KANDAHAR, Afghanistan/CREECH AIR FORCE BASE, Nevada (Reuters) - When U.S. drones obliterated a car carrying Taliban leader Mullah Akhtar Mansour last month, it was the kind of targeted killing that unmanned aircraft are best known for.
But 15 years after a drone first fired missiles in combat, the U.S. military’s drone program has expanded far beyond specific strikes to become an everyday part of the war machine.
Now, from control booths in the United States and bases around the Middle East, Afghanistan and parts of Africa, drone crews are flying surveillance missions and providing close air support for troops on the ground.
“In the wars we fight, this is the future,” said drone pilot Lieutenant Shaw, as he stood in a hangar at the Air Force’s drone base in the southern Afghan city of Kandahar.
Crews spoke to Reuters on condition that only their first names and rank be used to identify them.
The increased use of Unmanned Aerial Vehicles (UAVs) in a wide range of battle applications comes as the United States looks to reduce the number of soldiers fighting abroad.
The U.S. military declined to provide statistics breaking down drone activity into types of missions, but dozens of interviews with people working in the secretive programs show UAVs have become an integral tool on the battlefield.
That is likely to raise further objections from critics who say drones often miss their intended targets, can only partly relay what is happening on the ground and encourage warfare with impunity waged by people at computer screens far from danger.
In Afghanistan, the United States has around 9,800 troops left and plans to cut the level to 5,500 by early 2017.
At its peak a few years ago, the U.S. military had around 100,000 soldiers there, yet the dramatic decrease does not mean the conflict is winding down. In fact, the Taliban insurgency is as potent now as at any time since 2001.
DRONES TAKING OVER
As part of its expanding program, the Air Force aims to double the number of drone squadrons over the next five years.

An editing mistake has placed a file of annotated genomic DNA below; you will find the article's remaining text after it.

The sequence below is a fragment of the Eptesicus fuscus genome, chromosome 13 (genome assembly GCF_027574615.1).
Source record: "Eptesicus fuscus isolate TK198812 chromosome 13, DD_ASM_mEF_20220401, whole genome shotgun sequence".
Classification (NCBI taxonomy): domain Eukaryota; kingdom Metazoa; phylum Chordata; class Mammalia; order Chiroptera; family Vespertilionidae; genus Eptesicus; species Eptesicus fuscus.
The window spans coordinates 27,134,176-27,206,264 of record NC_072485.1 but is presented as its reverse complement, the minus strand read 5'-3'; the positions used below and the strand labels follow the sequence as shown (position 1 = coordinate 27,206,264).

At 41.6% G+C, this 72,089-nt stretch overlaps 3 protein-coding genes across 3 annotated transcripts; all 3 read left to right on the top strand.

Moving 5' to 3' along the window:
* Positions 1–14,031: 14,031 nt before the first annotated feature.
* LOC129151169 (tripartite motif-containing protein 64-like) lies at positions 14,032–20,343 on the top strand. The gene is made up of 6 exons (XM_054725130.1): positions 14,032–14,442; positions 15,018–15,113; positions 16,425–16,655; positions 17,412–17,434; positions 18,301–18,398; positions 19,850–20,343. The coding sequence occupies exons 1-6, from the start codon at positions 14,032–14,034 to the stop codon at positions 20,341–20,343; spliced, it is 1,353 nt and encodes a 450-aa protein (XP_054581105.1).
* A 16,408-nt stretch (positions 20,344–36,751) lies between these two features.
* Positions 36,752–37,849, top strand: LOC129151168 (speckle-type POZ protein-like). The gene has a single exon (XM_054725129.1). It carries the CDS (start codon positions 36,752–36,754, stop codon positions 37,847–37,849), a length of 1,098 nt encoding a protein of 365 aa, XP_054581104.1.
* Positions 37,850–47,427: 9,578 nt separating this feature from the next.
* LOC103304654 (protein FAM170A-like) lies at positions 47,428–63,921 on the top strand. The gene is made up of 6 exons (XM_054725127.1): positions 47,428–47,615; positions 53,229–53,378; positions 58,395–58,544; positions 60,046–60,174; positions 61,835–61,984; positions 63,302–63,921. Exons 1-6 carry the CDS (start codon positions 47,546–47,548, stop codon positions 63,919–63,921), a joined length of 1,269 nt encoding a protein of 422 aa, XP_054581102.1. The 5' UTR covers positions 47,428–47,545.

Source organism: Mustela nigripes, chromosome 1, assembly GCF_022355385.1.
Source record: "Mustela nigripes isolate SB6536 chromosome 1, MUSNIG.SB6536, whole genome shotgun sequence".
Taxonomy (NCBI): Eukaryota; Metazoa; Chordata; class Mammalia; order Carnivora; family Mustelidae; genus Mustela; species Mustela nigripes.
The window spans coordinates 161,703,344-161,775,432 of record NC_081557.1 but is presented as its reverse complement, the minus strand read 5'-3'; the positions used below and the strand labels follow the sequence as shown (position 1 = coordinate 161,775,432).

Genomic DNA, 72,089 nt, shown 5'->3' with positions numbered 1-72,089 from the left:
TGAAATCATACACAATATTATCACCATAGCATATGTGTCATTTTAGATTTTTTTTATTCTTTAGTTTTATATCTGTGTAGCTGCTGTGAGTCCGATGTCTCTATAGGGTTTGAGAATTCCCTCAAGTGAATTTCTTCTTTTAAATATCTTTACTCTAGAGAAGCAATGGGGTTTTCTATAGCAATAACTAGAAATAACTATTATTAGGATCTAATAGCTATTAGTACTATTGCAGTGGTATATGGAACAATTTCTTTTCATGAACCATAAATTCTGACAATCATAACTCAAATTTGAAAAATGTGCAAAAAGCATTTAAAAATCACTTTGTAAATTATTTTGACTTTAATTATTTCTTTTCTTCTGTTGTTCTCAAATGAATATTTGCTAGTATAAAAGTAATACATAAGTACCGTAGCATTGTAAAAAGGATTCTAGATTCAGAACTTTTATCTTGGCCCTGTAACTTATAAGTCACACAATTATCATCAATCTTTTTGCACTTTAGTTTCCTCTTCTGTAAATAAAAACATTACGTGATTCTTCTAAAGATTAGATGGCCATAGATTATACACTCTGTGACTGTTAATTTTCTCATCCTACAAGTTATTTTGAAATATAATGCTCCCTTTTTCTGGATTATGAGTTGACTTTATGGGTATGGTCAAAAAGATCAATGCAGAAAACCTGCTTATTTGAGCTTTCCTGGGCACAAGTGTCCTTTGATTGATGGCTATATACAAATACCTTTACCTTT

Even some proponents, like retired Lieutenant Colonel T. Mark McCurley, a former Air Force drone pilot, say over reliance on remote killing and electronic intelligence has hurt efforts on the ground.
“Too often, remotely piloted aircraft are being used as a tool to wantonly kill individuals, rather than as one of many tools to capture and shut down whole terrorist networks,” he said.
Central to the shift toward remote operations is Afghanistan, where weak local forces, a dwindling troop presence and rugged terrain have made it something of a testing ground.
Drones there log up to eight times as many flight hours as the few remaining manned fighter aircraft. They also release more weapons than conventional aircraft, Reuters reported in April.
For the first time, the top Air Force general in the country was trained as a drone pilot before he deployed, a move he said reflected the importance of unmanned aircraft in the broader military mission.
“Our airmen are flying persistent intelligence, surveillance, reconnaissance, and strike missions all across Afghanistan,” Major General Jeff Taliaferro told Reuters in Kabul, referring to the drone program.
“They’re performing everything from counterterrorism to base defense, and really it’s a capability a lot of our missions have come to rely on.”
The latest generation of drones carries more and bigger weapons and an expanding payload of hi-tech sensors designed to handle a wider range of missions for the conventional military.
The number of hours flown by the Air Force’s newest attack drone, the MQ-9 Reaper, more than doubled globally between 2010 and 2015, to nearly as many hours as F-16 fighter jets, according to statistics from the Air Force Safety Center.
In a plan announced late last year, the Air Force proposed roughly $3 billion in funding to expand its attack drone force further, adding 75 of the latest Reaper aircraft.